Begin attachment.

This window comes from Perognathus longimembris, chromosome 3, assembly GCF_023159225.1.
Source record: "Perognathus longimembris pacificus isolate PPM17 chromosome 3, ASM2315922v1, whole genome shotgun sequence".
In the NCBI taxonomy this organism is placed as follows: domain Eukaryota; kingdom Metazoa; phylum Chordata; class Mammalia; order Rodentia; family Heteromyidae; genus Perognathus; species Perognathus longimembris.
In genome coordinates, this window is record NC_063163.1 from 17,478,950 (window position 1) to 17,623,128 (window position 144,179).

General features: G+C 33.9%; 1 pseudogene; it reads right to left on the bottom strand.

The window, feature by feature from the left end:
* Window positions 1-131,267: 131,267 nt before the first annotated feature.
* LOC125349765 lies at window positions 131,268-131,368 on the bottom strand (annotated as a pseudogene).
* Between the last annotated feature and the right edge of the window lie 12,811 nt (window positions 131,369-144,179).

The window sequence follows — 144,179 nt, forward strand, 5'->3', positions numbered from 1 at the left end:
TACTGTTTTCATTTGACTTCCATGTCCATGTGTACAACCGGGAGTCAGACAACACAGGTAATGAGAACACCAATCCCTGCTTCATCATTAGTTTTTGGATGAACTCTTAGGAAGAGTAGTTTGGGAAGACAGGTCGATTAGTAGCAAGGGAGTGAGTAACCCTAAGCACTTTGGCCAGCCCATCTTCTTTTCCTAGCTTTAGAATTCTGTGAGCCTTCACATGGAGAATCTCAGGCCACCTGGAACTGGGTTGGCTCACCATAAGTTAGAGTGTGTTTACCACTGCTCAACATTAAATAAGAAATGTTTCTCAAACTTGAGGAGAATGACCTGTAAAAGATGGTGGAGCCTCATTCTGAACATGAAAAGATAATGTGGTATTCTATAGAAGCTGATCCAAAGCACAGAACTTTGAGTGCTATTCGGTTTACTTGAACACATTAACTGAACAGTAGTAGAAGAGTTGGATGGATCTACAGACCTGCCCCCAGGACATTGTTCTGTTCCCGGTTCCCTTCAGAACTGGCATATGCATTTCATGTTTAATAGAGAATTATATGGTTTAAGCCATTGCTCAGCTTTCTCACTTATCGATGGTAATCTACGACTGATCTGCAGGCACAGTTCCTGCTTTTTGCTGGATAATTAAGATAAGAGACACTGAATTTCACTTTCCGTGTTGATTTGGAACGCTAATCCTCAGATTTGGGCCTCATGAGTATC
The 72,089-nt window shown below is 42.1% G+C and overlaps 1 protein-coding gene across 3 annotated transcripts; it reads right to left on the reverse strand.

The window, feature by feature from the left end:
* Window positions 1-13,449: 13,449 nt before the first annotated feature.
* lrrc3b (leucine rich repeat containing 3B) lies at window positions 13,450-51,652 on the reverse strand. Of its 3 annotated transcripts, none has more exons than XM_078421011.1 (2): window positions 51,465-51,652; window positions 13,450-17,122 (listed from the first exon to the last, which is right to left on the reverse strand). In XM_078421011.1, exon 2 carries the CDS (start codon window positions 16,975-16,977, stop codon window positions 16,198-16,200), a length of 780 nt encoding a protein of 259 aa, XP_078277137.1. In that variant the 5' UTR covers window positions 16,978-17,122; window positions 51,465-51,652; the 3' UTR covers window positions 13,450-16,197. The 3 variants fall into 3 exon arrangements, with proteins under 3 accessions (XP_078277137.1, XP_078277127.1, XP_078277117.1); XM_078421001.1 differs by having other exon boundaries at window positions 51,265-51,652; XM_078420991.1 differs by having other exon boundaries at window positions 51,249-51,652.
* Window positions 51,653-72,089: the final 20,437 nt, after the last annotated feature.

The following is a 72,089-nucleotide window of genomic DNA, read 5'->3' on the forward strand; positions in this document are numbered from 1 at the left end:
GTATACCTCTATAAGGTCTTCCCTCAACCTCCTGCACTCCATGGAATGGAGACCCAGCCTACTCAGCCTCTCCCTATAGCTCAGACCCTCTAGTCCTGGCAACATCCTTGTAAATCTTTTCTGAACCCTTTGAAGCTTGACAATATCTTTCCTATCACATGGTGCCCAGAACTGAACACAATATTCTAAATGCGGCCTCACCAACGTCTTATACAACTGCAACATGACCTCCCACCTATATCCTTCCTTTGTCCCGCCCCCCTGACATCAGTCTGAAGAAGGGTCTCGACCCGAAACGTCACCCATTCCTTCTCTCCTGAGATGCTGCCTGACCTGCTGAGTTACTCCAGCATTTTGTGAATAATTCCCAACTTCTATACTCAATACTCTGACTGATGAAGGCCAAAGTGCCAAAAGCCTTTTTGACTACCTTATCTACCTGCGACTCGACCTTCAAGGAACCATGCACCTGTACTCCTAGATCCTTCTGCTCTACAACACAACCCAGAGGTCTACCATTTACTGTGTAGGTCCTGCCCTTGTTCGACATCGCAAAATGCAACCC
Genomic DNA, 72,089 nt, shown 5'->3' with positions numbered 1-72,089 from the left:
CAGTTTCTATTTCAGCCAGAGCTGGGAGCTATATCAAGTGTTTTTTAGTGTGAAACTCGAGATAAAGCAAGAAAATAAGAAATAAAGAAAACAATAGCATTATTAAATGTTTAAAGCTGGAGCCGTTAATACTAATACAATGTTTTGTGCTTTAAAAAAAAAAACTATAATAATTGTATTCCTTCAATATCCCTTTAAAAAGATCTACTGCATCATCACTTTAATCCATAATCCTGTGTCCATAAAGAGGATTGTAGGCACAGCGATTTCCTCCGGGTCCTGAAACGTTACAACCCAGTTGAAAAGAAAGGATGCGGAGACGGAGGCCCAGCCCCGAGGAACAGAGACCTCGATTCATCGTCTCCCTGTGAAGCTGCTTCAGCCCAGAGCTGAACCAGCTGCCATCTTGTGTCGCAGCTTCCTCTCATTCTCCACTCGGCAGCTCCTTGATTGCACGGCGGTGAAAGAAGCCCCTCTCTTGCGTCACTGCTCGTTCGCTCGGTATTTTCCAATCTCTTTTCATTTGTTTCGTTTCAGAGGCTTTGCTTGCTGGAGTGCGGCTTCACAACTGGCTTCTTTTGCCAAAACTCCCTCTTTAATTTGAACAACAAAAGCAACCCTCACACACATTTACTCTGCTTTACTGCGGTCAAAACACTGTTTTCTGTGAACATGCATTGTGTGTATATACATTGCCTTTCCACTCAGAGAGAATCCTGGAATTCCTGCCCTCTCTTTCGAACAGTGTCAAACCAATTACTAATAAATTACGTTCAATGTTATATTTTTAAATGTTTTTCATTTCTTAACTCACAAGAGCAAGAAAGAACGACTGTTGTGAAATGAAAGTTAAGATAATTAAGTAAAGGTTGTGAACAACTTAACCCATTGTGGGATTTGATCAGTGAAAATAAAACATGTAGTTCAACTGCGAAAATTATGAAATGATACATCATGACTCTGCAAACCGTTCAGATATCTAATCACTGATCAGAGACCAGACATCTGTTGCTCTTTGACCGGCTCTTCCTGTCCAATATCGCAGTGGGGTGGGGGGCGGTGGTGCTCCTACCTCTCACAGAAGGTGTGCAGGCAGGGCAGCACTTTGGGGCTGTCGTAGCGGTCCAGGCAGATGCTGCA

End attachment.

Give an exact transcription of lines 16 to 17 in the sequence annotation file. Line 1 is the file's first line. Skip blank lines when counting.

* Window positions 51,653-72,089: the final 20,437 nt, after the last annotated feature.

The following is a 72,089-nucleotide window of genomic DNA, read 5'->3' on the forward strand; positions in this document are numbered from 1 at the left end: